The Acoustic Guitar Explained
Acoustic Guitar can be thought of in three major sections:
The hollow body
The neck with frets running up it.
The head where the tuning pegs are located
Central to the guitar’s sound, however, is the Soundboard – the wooden piece hitched on the front of the hollow body. The soundboard makes the guitar sound loud enough to be audible. In the soundboard is a round (or D Shaped as here) centred hole, which simply enough, is referred to as the ‘hole’.
Further down from the hole and on the soundboard is the bridge. The bridge is the anchor-end for all the ends of the six strings. Inside the bridge is a hard piece of material where the string rests, known as the Saddle.
When plucked, the strings make a vibration that travels through the saddle, to the bridge and onto the soundboard. The entire soundboard vibrates making a hollow sound box out of the body which amplifies the sound. Tapping a tuning fork against the bridge proves that it is the vibrations of the soundboard that produces the sound of an acoustic guitar.
Other features of the acoustic instrument are concerned with controlling the tone of sound.
The narrowing of the body makes it easy to rest a guitar on the knee but where it widens like a female - these are are called the Bouts - the upper Bout being where the neck connects and the lower Bout where the bridge is attached. The shape of the Bouts controls the tone the guitar produces – two unalike bodied and differing sized-bout guitars will sound different.
Bouts influence the sound in two ways: the lower bout accentuates lower tones and the upper bout accentuates higher tones.
Where the strings are located over the face of the neck is called the Fretboard and it is where the sound pitch can be manipulated along specific intervals. Pressing a sting down onto a fret changes the length of the string therefore changing the intonation that it vibrates.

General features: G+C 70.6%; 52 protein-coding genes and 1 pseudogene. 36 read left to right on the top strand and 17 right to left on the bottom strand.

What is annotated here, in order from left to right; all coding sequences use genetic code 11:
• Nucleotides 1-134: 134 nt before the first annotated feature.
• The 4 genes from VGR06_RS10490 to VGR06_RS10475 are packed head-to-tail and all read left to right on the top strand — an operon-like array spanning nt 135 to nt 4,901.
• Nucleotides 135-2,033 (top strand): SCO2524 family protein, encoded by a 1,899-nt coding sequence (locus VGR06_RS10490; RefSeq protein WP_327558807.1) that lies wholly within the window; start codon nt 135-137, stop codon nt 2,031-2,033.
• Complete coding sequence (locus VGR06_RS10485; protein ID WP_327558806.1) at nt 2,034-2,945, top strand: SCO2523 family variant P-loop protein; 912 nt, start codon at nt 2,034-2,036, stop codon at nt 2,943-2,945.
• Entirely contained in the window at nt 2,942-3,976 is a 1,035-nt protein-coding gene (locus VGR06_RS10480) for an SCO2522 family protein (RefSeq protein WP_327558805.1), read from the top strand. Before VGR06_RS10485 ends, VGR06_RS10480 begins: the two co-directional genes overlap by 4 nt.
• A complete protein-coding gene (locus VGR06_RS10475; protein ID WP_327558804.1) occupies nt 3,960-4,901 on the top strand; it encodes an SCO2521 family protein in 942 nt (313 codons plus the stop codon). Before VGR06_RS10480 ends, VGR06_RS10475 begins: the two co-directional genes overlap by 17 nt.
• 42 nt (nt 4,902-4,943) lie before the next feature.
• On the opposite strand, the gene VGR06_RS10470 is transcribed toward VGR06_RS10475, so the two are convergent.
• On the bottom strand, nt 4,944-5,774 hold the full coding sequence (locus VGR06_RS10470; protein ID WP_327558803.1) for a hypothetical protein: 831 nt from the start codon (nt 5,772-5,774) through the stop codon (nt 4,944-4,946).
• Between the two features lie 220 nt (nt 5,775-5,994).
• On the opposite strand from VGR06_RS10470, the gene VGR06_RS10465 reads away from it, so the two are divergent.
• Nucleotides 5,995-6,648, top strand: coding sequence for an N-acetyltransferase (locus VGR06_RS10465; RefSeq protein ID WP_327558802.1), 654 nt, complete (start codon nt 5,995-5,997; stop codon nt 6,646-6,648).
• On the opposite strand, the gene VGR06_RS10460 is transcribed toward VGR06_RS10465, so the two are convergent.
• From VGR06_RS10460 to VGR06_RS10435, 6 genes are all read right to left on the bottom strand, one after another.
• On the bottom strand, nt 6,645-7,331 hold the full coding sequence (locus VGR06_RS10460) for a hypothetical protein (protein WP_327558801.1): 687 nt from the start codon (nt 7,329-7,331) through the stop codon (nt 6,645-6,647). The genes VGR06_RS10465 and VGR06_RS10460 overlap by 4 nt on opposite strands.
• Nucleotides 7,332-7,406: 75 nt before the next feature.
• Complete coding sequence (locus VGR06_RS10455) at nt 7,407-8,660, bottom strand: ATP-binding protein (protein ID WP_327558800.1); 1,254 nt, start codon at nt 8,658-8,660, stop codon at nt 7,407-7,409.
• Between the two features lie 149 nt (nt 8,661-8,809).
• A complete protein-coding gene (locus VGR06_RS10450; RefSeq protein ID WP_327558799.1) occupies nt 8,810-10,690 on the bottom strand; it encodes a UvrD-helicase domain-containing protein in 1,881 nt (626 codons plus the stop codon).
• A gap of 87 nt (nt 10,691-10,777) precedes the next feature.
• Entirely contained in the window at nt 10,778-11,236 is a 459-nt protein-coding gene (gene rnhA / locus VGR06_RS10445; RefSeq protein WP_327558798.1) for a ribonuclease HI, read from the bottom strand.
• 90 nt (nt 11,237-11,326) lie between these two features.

The grooved area where the strings are slotted between the neck and the head is called the Nut, therefore, the saddle and the nut are bookends for the strings, and the distance between the two are known as the scale length of the guitar.
As the strings pass over the nut, they are then anchored to the tuning heads which work as a worm gear that turns a string post that allows the player to ‘tune’ by increasing or decreasing the tension of the strings.
A musical note.
Because it is a musical instrument, the guitar produces tones. Music is the arrangement of tones into spatial patterns that the human brain finds pleasing or, at least, intriguing. A tone is made up of one or a few sound frequencies that become a musical note.
A musical note comes from an incremental selection of tones that are pleasing to the ear alone and together with others. The tones run on frequencies such as 264 Hz, 297 Hz, 330 Hz, 352 Hz, 396 Hz, 440 Hz, 495 Hz, and 528 Hz - which the frequencies of the major scale.
Each tone is a part of a scale that is multiplied by a certain fraction to make the next tone upwards: such as, 9/8 = 297 Hz, 10/9 = 330 Hz , 16/15 = 352 Hz, 9/8 = 396 Hz , 10/9 = 440 Hz, 9/8 = 495 Hz, 16/15 = 528 Hz – respectively.